DAN WILLIAMSON looks at a goal that, perhaps not the most aesthetically pleasing, was hugely important to Manchester United’s “treble” in 1999.
“Full speed ahead Barcelona,” uttered enthusiastically and memorably by the ITV commentator Clive Tyldesley, are four words seared into the brains of Manchester United fans of a certain age. The stage for the iconic moment was Juventus’ former home, the Stadio delle Alpi in the northern Italian industrial city of Turin. Serie A was the place to be in the 1990s, and an Italian club was present in seven of the 10 European Cup finals of that decade. It boasted the best players, paid the highest wages, and clubs knew that to lift “the trophy with the big ears” would require taking on, and beating, the finest Italy had to offer.
Although other major leagues around Europe were catching up – namely Spain’s La Liga and England’s own Premier League – the Juventus that Manchester United faced in the second leg of the Champions League semi-final of April 1999 was a formidable force, having contested the last three finals of Europe’s premier cup competition. The side included the likes of current Chelsea manager Antonio Conte, Didier Deschamps, Edgar Davids, and Zinedine Zidane. After a 1-1 draw in the first leg at Old Trafford, Juventus held the cards with a crucial away goal to their name. The Old Lady, a nickname that belied the ferocious nature of Juventus, gave Manchester United a seemingly insurmountable mountain to climb by going two goals up, through poacher extraordinaire Filippo Inzaghi.
A characteristic of the 1999 Manchester United side which swept all before them in winning an unprecedented treble was an indefatigable never-say-die attitude. Rather than quitting and sulking, the men in red rolled up their sleeves and fought tooth and nail to get back into the game. Captain Roy Keane rose highest to nod in a David Beckham corner to give United hope on 24 minutes, although a tackle on the mercurial Zinedine Zidane 10 minutes later would produce a yellow card to rule the Irishman out of the final. Undeterred, the United comeback continued. Dwight Yorke headed in a Beckham cross just a minute after Keane’s booking to make it 2-2. Going into the half-time break the advantage, courtesy of the away goal rule, was United’s.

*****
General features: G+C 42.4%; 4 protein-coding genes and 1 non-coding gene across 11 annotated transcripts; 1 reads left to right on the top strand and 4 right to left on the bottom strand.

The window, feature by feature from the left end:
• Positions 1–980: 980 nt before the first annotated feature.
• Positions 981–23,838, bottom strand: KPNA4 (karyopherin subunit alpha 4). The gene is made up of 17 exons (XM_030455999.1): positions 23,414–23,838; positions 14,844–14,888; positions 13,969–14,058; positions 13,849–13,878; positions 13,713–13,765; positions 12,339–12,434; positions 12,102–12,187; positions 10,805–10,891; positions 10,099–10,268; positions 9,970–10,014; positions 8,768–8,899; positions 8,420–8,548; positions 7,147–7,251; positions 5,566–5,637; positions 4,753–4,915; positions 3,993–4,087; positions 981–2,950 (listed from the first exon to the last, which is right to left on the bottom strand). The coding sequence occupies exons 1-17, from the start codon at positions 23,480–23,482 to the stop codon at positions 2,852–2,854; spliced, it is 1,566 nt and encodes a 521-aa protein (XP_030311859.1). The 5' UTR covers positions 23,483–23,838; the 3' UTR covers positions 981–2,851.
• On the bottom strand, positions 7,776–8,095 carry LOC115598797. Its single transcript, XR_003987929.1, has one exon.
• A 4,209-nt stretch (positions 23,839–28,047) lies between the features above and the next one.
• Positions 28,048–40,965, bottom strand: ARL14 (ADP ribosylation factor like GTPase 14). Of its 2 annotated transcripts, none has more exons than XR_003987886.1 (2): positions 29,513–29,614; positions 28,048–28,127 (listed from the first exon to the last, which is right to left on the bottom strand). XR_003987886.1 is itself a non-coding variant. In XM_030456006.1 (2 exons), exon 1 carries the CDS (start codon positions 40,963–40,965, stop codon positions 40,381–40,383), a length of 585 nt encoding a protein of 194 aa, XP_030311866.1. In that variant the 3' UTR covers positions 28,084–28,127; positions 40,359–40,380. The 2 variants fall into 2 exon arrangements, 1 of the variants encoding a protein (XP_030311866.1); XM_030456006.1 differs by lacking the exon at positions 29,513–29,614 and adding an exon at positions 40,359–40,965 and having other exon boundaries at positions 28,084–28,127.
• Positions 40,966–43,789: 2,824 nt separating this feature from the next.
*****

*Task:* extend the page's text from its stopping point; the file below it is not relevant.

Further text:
Juventus increased the pressure in the second period, and on the hour Inzaghi was denied a hat-trick after being ruled offside. The adventurous nature of United’s style that season saw Denis Irwin hit Angelo Peruzzi’s post after 71 minutes. Sitting on a “lead” was just not in the vocabulary of Alex Ferguson’s side. A short time later Paul Scholes joined his captain in the referee’s notebook, also meaning he’d cruelly miss the final. With just five minutes to go, Juventus push forward in vain search of the crucial goal that would qualify them for the final.
A long ball was uncharacteristically fluffed by the typically resolute Italian defence, and the grateful recipient, Dwight Yorke, skipped between two exhausted Juventus defenders, run ragged for almost 90 minutes by Manchester United’s relentless attacking juggernaut. Face-to-face with Peruzzi, Yorke dropped his shoulder and went to his right-hand side, only to be felled by the Italian goalkeeper. A sure penalty if ever there was one, the advantage was played due to the presence of Andrew “Goal King” Cole.
Like all great strike partnerships, Yorke and Cole were always within a few feet of each other, although it wasn’t love at first sight. Ferguson initially tried to pair expensive signing Yorke first with Teddy Sheringham and Ole Gunnar Solskjaer, although when Cole got his chance he grabbed it with both hands, the pair striking up a telepathic bond on and off the pitch. Cole picked up the loose ball after Yorke was tripped and slid it in from a tight angle, too quick for the recovering Italian defender who was unable to reach the line in time. Cole thrust his right arm into the air in sheer delight, relief, and exhaustion, knowing he’d just sealed Manchester United’s place in their first European Cup final since that famous Wembley night in 1968. The following month history would be rewritten, Manchester United claiming a seemingly impossible treble, and Cole’s moment in Turin will prove an everlasting monument.